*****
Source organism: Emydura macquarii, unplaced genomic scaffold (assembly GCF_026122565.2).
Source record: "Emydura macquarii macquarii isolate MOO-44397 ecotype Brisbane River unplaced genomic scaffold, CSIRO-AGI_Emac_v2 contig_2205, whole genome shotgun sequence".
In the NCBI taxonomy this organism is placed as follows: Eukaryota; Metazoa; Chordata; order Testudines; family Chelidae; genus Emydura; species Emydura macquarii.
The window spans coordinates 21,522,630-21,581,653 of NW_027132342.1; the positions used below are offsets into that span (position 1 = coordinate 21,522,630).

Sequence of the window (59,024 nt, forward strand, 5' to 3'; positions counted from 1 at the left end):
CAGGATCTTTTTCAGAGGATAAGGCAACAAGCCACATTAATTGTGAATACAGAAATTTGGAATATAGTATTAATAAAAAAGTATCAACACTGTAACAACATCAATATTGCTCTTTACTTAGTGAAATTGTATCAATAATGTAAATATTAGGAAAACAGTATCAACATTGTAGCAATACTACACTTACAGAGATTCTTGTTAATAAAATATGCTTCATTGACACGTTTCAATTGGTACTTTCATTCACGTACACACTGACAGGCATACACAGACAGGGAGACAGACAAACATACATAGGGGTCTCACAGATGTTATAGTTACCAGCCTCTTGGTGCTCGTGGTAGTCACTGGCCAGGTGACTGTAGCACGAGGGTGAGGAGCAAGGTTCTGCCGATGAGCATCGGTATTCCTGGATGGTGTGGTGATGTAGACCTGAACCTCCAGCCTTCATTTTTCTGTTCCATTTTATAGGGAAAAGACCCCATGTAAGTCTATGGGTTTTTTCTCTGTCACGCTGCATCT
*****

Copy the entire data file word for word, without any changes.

Source organism: Emydura macquarii, unplaced genomic scaffold (assembly GCF_026122565.2).
Source record: "Emydura macquarii macquarii isolate MOO-44397 ecotype Brisbane River unplaced genomic scaffold, CSIRO-AGI_Emac_v2 contig_2205, whole genome shotgun sequence".
In the NCBI taxonomy this organism is placed as follows: Eukaryota; Metazoa; Chordata; order Testudines; family Chelidae; genus Emydura; species Emydura macquarii.
The window spans coordinates 21,522,630-21,581,653 of NW_027132342.1; the positions used below are offsets into that span (position 1 = coordinate 21,522,630).

Sequence of the window (59,024 nt, forward strand, 5' to 3'; positions counted from 1 at the left end):
CAGGATCTTTTTCAGAGGATAAGGCAACAAGCCACATTAATTGTGAATACAGAAATTTGGAATATAGTATTAATAAAAAAGTATCAACACTGTAACAACATCAATATTGCTCTTTACTTAGTGAAATTGTATCAATAATGTAAATATTAGGAAAACAGTATCAACATTGTAGCAATACTACACTTACAGAGATTCTTGTTAATAAAATATGCTTCATTGACACGTTTCAATTGGTACTTTCATTCACGTACACACTGACAGGCATACACAGACAGGGAGACAGACAAACATACATAGGGGTCTCACAGATGTTATAGTTACCAGCCTCTTGGTGCTCGTGGTAGTCACTGGCCAGGTGACTGTAGCACGAGGGTGAGGAGCAAGGTTCTGCCGATGAGCATCGGTATTCCTGGATGGTGTGGTGATGTAGACCTGAACCTCCAGCCTTCATTTTTCTGTTCCATTTTATAGGGAAAAGACCCCATGTAAGTCTATGGGTTTTTTCTCTGTCACGCTGCATCT